Foreign Pension Investment Clarified in New Spending Bill
The Consolidated Appropriations Act of 2018, better known as the Omnibus Act, passed in March 2018. Media headlines focused on the $1.3 trillion spending bill targeting everything from defense to opioids. However, tucked away amid the trillions were technical corrections pertaining to the Protecting Americans from Tax Hikes of 2015 (PATH). PATH, in turn, had focused on loosening tax regulations put in place by the Foreign Investment in Real Property Act of 1980 (FIRPTA).
Explained CBRE Global Investors’ Global Tax Director Johnny Hsiu: “There is a subtle technical correction baked into that (omnibus) spending bill, one that could entice more foreign pension funds to invest in U.S. real estate.”
Similar to what is happening today, the 1970s saw a great deal of foreign capital entering the U.S. and buying up real estate. And, at the time, foreign investors could avoid U.S. income tax on gains from real estate investment disposition.
Partly due to fear over foreign entities buying real estate, and partly to put an end to tax benefits for international investors, FIRPTA passed to tax gains on foreign income from the sale of U.S. real estate property. Critics however, believed the law could represent a huge barrier to foreign investment. Additionally, the act penalized ALL foreign investors, whether individuals or large entities. “FIRPTA didn’t distinguish who you were as an investor,” Hsiu said. “Whether you were a private investor, pension fund or company, you were subject to taxation.”
Finding the PATH
Fast-forwarding 25 years, PATH led to tax law changes for U.S. individuals and businesses. It also offered provisions exempting qualified foreign pension funds (QFPF) and entities owned by those funds from FIRPTA taxation, with “qualified” defined as:
- Subject to government regulation and reporting requirements in their jurisdictions
- Established to provide retirement/pension benefits to current or former employees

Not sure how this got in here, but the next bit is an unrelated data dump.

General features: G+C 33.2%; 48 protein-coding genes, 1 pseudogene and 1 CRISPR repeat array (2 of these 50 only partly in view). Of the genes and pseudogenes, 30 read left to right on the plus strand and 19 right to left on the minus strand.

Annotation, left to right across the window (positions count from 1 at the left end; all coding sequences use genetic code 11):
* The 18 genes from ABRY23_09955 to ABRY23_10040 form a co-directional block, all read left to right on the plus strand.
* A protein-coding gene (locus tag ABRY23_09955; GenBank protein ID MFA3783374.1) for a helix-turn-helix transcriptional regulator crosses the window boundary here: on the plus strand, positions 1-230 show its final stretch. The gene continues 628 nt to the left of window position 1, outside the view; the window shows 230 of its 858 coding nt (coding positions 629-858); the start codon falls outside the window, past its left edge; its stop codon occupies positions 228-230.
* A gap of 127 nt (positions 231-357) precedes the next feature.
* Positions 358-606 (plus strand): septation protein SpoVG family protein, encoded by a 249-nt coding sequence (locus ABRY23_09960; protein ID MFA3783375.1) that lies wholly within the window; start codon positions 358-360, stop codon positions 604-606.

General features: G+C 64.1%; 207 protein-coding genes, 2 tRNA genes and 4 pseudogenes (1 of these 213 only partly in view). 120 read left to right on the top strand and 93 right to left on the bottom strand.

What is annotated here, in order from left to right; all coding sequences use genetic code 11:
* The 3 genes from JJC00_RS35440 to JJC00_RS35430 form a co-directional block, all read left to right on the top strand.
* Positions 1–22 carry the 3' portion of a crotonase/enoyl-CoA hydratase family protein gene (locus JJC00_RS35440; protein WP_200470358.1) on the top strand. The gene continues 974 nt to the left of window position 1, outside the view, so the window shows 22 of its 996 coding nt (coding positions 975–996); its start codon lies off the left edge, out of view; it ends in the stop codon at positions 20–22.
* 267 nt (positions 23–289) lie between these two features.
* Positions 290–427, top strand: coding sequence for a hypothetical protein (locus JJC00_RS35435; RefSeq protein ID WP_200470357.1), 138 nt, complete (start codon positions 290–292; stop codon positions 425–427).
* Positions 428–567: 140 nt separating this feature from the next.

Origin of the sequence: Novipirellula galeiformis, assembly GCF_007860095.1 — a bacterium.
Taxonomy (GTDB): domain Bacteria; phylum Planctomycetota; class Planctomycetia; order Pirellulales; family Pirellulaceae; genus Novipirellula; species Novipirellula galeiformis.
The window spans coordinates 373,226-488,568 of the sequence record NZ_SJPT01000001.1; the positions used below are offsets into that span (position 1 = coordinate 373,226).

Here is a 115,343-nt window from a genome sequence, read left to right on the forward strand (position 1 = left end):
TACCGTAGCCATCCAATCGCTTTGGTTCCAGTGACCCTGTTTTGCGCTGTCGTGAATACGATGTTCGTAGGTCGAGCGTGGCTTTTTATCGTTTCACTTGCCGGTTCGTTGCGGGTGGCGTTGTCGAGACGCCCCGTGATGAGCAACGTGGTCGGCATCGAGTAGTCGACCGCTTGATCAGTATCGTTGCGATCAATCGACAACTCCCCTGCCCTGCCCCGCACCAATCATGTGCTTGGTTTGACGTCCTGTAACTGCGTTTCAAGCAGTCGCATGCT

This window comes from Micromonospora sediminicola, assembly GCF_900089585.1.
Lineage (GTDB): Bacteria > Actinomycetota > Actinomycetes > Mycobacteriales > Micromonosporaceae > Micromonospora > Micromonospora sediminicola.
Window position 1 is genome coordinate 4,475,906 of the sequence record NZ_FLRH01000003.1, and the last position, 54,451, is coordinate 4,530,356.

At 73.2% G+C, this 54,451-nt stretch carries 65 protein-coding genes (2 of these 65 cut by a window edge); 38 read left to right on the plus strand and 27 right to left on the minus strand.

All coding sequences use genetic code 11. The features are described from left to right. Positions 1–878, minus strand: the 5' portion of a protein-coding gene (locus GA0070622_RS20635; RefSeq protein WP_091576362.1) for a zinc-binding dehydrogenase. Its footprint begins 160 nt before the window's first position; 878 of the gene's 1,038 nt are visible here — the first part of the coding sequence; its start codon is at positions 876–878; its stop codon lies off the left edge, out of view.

- Containing no greater than 5% beneficiaries
- Offering tax benefits on either contributions or investment income in home jurisdictions
Hsiu indicated those supporting PATH anticipated an uptick in U.S. real estate activity from foreign pensions, as QFPFs would no longer be subject to the onerous FIRPTA tax. The problem, however, was that the legislation used U.S. pension fund regulations as its model, creating confusion when it came to what, exactly, was a QFPF.
“Not all foreign pension plans are set up the same way,” Hsiu explained. In Germany, for example, trade groups such as lawyers or CPAs can form their own professional associations, which collaborate to provide pensions to its participants. However, “they aren’t really employees of the pensions, as they’re self-employed,” he said.
Also lacking was specific guidance on PATH interpretation, which made certain foreign government- sponsored pension fund directors – many of whom were neither real estate or legal experts – wary when it came to U.S. investments. “They didn’t want to rely on a rule interpretation without certainty,” Hsiu said, adding that these directors wanted specific guidance before committing to buy U.S. real estate.
Congress uses technical corrections to fix drafting errors or clarify language on previous bills. One of the Consolidated Appropriations Act’s technical corrections clarified that foreign pension funds established for self-employed individuals – such as the one set up for the above-mentioned German trade groups – could enjoy QPFP status. In addition, reporting parameters for beneficiaries changed; QFPFs could make the information available to the authorities, rather than specifically having to report to them.
Boiling this down, the spending bill means foreign pension funds are afforded equal tax treatment to the domestic pension funds when it comes to disposition of real estate in the United States
More Clarity, Additional Investment?
The technical corrections tucked away in the spending bill could lead to the result that was hoped for from PATH; namely, more incentive for foreign pension funds to put more capital into U.S. real estate. Hsiu indicated that CBRE has already seen an uptick in investor interest for more information. “Because it’s very recent,” he said, “we hope, and expect, to get much more inquiry in the coming months.”
Still, much like the late 2017 tax reform bill, it’s uncertain what the omnibus bill’s impact will be on commercial real estate. Hsiu noted that, as long as interest rates remain under control, “I think there will be an incremental interest among foreign pension funds that could not previously fit into the PATH statutory language. The bottom line is, without the FIRPTA tax, those investors could get a much better return.”